I remember a hit song called “What the World Needs Now is Love, Sweet Love,” sung in 1966 by Dionne Warwick. Unfortunately, her plea has gone unnoticed in today’s world. However, the Bible has much to say about human love and God’s Love. The word love appears in the Bible as a noun, verb, or adjective between 310 times and 801 times. Within its pages, you will find cataloged comments on the full extent of human love: family love, friendly love, neighborly love, romantic love, sexual love, and dysfunctional love.
Perhaps the best way to understand what the Bible says about love is to study the various Hebrew and Greek words translated as love. Most of those are three words: two Hebrew and one Greek. But, first, of the two in Hebrew, one is ahavah, whose definition most closely matches the English word love. Ahavah generally refers to the affection or care one person shows another.
Ahavah can be used to describe a wide variety of loving human relationships. For instance: The King of Persia had ahavah for beautiful Esther. Abraham had ahavah for his son Isaac. Jonathan had ahavah for his friend David. The Israelites had ahavah for their King David. The foreign King of Tyre also had ahavah for King David, so he wanted to help David’s son Solomon build the temple.
Thus, ahavah is not just a term to describe our love for others; it’s also God’s ahavah for us! For example, Moses tells the Israelites: “Adonai didn’t set His ahavah on you or choose you because you numbered more than any other people.” God’s ahavah isn’t a response to goodness; it originates from God’s character.
This is why the prophet Jeremiah says God’s love is “everlasting.” God’s love is just an eternal fact of the universe. In the scriptures, we also discover God’s ahavah is more than an emotion. It’s something that God expresses through action. For instance, Moses says, “because of His ahavah for your ancestors, He brought you out of Egypt with great power.” God’s love isn’t just a nice sentiment but expressed through action.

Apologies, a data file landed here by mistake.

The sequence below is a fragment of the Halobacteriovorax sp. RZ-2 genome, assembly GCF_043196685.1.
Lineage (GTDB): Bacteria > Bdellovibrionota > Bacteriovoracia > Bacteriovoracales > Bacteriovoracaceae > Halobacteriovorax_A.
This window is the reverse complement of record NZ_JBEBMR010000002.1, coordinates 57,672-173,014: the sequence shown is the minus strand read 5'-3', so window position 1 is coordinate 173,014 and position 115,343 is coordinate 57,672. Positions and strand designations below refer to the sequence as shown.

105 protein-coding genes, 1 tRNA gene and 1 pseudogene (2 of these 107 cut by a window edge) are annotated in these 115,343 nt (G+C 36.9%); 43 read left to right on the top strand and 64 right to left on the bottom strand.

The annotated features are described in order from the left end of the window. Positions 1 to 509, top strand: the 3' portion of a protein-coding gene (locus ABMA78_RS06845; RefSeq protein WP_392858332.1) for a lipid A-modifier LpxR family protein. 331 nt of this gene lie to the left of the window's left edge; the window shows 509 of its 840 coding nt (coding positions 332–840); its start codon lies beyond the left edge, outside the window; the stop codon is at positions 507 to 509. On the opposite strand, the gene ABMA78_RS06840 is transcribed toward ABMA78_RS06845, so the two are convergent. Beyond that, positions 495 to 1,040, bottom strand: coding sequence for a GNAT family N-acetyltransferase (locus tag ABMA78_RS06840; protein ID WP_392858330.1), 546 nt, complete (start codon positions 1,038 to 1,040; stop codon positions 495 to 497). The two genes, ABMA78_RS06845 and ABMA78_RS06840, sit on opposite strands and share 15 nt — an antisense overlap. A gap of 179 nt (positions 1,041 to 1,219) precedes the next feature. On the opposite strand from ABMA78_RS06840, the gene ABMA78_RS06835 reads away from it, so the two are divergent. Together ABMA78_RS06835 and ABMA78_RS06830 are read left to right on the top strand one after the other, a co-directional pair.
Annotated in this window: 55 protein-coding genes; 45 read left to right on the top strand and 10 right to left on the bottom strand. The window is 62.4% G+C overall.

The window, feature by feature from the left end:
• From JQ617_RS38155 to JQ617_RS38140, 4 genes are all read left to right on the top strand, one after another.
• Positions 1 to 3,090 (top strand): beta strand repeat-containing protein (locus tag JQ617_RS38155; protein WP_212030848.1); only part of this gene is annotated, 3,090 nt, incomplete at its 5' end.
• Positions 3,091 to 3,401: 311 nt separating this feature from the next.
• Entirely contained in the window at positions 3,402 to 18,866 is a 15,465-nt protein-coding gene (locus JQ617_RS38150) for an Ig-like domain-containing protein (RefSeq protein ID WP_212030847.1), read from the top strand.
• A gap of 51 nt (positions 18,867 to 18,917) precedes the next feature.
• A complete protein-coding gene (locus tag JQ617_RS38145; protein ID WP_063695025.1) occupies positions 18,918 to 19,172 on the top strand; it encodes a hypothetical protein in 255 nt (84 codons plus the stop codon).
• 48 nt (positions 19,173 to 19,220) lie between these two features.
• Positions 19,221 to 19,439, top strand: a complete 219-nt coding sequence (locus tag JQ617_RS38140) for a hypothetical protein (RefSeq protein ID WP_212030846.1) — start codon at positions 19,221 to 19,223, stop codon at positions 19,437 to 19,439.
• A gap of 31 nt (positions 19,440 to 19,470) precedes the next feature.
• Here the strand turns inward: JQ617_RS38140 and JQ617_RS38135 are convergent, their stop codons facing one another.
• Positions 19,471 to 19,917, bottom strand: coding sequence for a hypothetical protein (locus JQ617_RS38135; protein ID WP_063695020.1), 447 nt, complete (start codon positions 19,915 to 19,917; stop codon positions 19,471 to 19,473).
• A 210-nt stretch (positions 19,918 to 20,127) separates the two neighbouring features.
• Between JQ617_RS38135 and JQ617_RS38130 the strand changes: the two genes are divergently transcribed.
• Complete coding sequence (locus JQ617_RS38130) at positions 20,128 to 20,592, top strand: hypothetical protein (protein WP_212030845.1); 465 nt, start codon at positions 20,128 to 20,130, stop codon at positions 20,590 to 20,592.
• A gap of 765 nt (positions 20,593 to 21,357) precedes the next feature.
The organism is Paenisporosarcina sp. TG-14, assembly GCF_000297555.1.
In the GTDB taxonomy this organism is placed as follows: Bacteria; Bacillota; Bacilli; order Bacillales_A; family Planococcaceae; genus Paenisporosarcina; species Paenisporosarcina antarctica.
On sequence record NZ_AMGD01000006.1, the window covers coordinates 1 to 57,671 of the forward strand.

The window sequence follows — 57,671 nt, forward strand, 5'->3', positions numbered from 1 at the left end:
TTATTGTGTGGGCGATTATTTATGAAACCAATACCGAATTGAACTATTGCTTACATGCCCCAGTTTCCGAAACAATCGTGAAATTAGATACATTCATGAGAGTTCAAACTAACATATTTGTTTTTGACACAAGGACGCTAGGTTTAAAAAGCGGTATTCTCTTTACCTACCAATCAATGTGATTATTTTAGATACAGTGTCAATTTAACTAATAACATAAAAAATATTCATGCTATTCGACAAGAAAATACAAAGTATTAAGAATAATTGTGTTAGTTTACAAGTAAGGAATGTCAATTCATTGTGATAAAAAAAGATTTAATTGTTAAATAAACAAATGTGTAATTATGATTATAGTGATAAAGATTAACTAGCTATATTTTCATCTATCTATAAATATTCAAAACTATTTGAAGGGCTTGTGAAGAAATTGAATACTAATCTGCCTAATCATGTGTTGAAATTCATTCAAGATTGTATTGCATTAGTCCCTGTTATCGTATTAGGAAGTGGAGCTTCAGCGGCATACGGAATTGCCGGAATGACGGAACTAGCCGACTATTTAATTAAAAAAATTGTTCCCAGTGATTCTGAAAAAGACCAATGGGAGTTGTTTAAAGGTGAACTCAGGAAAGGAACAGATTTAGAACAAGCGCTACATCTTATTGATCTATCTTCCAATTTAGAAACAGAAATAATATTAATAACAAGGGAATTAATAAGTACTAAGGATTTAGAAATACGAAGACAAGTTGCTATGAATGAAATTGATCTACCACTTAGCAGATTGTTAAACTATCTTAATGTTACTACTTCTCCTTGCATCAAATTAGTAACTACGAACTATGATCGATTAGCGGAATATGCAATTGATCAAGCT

And how are we supposed to respond to God’s active, everlasting ahavah for us? With our ahavah towards God and others. That’s why Moses offers this famous command, “You are to ahavah Adonai your God with all your heart, all your being, and all your resources.” God wants us to love others as He loves us! Similarly, we read, “He secures justice for the orphan and the widow; He has ahavah for foreigners, giving them food and clothing. Therefore, you are to ahavah foreigners since you were foreigners in the land of Egypt.” And so, at the end of the day, this whole web of loving relationships – God to us, us to God, us to each other – is rooted in God’s eternal, active ahavah.
The second Hebrew word translated as love in our English Bible is khesed. Unfortunately, this is one of those words that is difficult to translate because it combines several ideas into one: love, generosity, and enduring commitment. As the Bible Project translators explain it, “Khesed describes an act of promise-keeping loyalty motivated by deep personal care.” More succinctly, one could describe khesed as “loyal love.”
The Jewish Rabbis wrote in the Midrash and Talmud that the Book of Ruth is the Bible’s most profound illustration of human khesed. Naomi told Ruth that she should go back to her people. Ruth refused, promising to stay by Naomi’s side and take care of her. As people observed Ruth keep this promise through thick and thin, they called Ruth’s faithfulness an act of khesed – loyal love.
Khesed is more than just something humans can show each other. It’s also something that God reveals to us. The Book of Exodus recounted when Pharaoh enslaved the Israelites in Egypt. He made good on a promise to Abraham’s generations – as a contract with his family, God would restore his blessing to the nations – God raised Moses to liberate the Israelites and lead them into the promised land. And in the story, this is called an act of khesed because it was about God keeping his word.